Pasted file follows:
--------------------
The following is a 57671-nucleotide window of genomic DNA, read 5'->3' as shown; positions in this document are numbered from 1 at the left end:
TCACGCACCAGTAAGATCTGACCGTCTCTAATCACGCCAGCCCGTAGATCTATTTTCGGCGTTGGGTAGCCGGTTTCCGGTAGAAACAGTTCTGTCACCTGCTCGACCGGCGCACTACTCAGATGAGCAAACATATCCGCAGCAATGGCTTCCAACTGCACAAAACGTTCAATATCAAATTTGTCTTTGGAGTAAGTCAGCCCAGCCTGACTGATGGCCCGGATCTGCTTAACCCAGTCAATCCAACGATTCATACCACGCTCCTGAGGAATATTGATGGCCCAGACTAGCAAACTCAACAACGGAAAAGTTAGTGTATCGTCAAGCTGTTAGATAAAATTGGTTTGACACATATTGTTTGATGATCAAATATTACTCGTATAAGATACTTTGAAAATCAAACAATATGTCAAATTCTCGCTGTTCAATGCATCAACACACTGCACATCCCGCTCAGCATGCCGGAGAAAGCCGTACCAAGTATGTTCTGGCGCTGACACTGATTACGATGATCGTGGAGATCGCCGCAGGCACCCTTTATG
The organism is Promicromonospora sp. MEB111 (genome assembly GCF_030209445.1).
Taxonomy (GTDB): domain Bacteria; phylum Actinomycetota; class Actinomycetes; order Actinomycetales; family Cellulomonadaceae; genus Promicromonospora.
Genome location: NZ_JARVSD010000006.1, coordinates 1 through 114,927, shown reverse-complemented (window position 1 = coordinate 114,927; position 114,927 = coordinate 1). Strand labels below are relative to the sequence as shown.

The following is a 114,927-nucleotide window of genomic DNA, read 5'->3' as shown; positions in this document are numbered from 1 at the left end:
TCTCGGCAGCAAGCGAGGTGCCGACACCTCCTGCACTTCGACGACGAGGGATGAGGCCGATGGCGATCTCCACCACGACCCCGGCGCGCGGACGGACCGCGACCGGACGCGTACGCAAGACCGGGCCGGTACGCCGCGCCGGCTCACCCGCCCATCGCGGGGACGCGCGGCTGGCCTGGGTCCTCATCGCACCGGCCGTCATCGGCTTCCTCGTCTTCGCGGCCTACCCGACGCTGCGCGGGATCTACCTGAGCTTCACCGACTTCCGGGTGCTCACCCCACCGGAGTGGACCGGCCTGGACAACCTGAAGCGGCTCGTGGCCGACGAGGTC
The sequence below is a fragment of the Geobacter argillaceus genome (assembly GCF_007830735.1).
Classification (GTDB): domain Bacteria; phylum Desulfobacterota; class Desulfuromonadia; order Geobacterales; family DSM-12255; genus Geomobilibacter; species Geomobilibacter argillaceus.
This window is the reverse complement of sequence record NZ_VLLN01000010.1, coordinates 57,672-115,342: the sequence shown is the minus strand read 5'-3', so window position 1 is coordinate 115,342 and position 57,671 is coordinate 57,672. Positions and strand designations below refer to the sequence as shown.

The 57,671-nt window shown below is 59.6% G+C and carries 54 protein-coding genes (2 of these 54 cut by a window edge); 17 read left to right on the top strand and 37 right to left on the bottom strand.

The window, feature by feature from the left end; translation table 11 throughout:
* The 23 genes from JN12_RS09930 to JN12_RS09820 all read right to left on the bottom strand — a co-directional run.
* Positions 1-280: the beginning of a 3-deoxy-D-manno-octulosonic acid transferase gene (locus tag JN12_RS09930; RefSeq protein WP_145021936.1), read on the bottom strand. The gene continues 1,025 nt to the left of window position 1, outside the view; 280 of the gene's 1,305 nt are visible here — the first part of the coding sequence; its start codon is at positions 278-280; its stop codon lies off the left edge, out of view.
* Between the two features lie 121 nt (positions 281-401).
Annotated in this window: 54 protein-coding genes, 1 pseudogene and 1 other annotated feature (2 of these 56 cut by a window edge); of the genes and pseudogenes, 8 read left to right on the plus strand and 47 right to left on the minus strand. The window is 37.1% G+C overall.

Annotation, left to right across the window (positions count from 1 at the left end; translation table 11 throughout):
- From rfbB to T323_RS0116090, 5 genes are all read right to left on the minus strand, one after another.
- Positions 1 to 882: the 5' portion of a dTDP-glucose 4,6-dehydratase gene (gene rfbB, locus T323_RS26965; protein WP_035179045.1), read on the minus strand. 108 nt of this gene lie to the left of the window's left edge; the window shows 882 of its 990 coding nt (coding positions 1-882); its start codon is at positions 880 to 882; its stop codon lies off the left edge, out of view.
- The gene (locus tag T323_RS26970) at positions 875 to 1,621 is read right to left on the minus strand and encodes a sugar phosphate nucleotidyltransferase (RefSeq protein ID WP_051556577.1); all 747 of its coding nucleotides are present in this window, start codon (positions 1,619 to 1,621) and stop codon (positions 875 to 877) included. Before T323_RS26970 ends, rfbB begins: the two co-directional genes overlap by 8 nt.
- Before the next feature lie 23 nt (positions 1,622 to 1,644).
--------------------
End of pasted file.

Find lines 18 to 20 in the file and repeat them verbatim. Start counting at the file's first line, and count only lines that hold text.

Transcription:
- From rfbB to T323_RS0116090, 5 genes are all read right to left on the minus strand, one after another.
- Positions 1 to 882: the 5' portion of a dTDP-glucose 4,6-dehydratase gene (gene rfbB, locus T323_RS26965; protein WP_035179045.1), read on the minus strand. 108 nt of this gene lie to the left of the window's left edge; the window shows 882 of its 990 coding nt (coding positions 1-882); its start codon is at positions 880 to 882; its stop codon lies off the left edge, out of view.
- The gene (locus tag T323_RS26970) at positions 875 to 1,621 is read right to left on the minus strand and encodes a sugar phosphate nucleotidyltransferase (RefSeq protein ID WP_051556577.1); all 747 of its coding nucleotides are present in this window, start codon (positions 1,619 to 1,621) and stop codon (positions 875 to 877) included. Before T323_RS26970 ends, rfbB begins: the two co-directional genes overlap by 8 nt.